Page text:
Thus, we have a situation where the rights of the child are being acknowledged, which is fabulous, but not at this stage the rights of mothers. Like other advocates, it’s my belief that such an approach will not work. Some mothers within the UAE are also speaking out.

In the UAE, both a woman and her breasts actually belong to her husband. The Child’s Rights Law now makes the breasts the property in essence of the child for the first two years of its life. So at no stage does a woman actually ‘own’ her own breasts. For us living in different countries this is a staggering thought.

And what of mothers who wish to breastfeed longer than two years? I Am Not The Babysitter sums it up here in her post when she says that it will just add to the stigma of breastfeeding. Husbands regain ‘breast control’ at two years of age and may either potentially say Stop or Continue.

If we want to improve outcomes for parents and their children, and specifically here improve breastfeeding rates and duration of breastfeeding, then the key is both appropriate education programmes and strong support systems from hospital bed to home. Women need to feel empowered about the choices they make for themselves and their children.  It’s going to take a community approach to improve breastfeeding rates, not a predominantly law-based one.

Legislative measures do have a place, however, alongside education and mentoring systems. Longer (six months or more) paid maternity leave, nursing and childcare facilities within/adjacent to workplaces are key infrastructural support components that are known to work. In most countries though, including here in New Zealand, we are a long way from the ideal at present.

Rewarding breastfeeding with cold hard cash

Could mandatory breastfeeding become the standard in other countries too? I think that this is highly unlikely in most Westernised countries at least but an opposite and potentially as disastrous approach is being employed in some places.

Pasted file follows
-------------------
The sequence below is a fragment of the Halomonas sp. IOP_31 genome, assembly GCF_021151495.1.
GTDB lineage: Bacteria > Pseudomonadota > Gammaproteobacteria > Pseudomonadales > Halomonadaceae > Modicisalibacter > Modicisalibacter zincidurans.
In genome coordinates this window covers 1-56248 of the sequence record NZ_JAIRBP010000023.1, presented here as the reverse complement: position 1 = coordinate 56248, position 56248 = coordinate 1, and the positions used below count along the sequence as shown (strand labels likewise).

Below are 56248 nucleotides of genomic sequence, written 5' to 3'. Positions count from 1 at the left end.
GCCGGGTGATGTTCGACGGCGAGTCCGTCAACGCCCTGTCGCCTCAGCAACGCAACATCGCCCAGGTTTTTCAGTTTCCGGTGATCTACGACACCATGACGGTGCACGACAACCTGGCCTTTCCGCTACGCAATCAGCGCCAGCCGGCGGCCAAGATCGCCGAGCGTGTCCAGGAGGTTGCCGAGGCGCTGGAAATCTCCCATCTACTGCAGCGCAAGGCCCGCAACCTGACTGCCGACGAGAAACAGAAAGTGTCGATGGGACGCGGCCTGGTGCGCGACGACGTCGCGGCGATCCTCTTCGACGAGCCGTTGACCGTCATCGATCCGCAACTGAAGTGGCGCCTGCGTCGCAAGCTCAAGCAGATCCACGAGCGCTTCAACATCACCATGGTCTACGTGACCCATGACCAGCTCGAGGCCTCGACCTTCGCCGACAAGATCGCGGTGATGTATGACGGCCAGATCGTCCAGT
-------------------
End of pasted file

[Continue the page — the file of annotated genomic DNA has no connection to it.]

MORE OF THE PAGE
Last year it was announced by University of Sheffield researchers that a trial was being conducted in some areas of Britain to tackle the very low rates of breastfeeding in Yorkshire and Derbyshire by incentivising through cash payments. If the trial is successful, the intention is to trial the scheme out nationally, before making it a nationwide policy. The trial will record breastfeeding levels and look at the attitude of the mothers to the monetary vouchers given.

Mothers who opt to breastfeed (and regardless of whether they were going to anyway) will receive £120 ($245NZD) in vouchers for chain stores/supermarkets. All they have to do is sign a form saying they have breastfed their child for six weeks. At six months they go through the same form signing to receive another £80 (160NZD). Although the intention is that they buy quality food etc, there is nothing to stop participants spending the money on cigarettes or alcohol. If the scheme is adopted, cash would be given for mothers to spend as they see fit. There is also no way of knowing whether participants are telling the truth.

The idea of the incentivisation scheme is that it will supposedly raise the perceived value of breastfeeding through paying mothers for the service. Although it’s the ‘flip side of the coin’, this scheme in essence is disempowering women in much the same way as the UAE scheme is and it has received a lot of flak. UNICEF released a statement saying that incentivisation may have a role and that “any new research can only be assessed once it has been completed and its various successes and limitations are clear”- in other words- a reasonable ‘let’s wait for the outcomes’. UNICEF emphasise that support is fundamental to breastfeeding success.

To me though, it is frightening to think that these are the solutions that being offered. How can those in charge so easily misjudge people and inaccurately identify appropriate solutions? It doesn’t look like the scheme is associated with any form of education, support and mentoring system.

The researchers involved have defended their scheme and the money invested in it by saying that similar schemes exist elsewhere (Quebec, monthly payments for breastfeeding; India, free food for breastfeeding mums). Just because a scheme operates elsewhere, it doesn’t make it the right choice. The researchers also claim that they surveyed mothers in the target areas who were largely in favour of the scheme- this might be the case, but again it doesn’t mean the scheme will be successful or appropriate. Schemes like this in my mind actually probably cheapen mother’s perceptions of themselves and their behaviours and disempower with the “You do this and I’ll give you this” mentality- there’s a level of handing over control of your body to someone else and I’m not talking about the baby.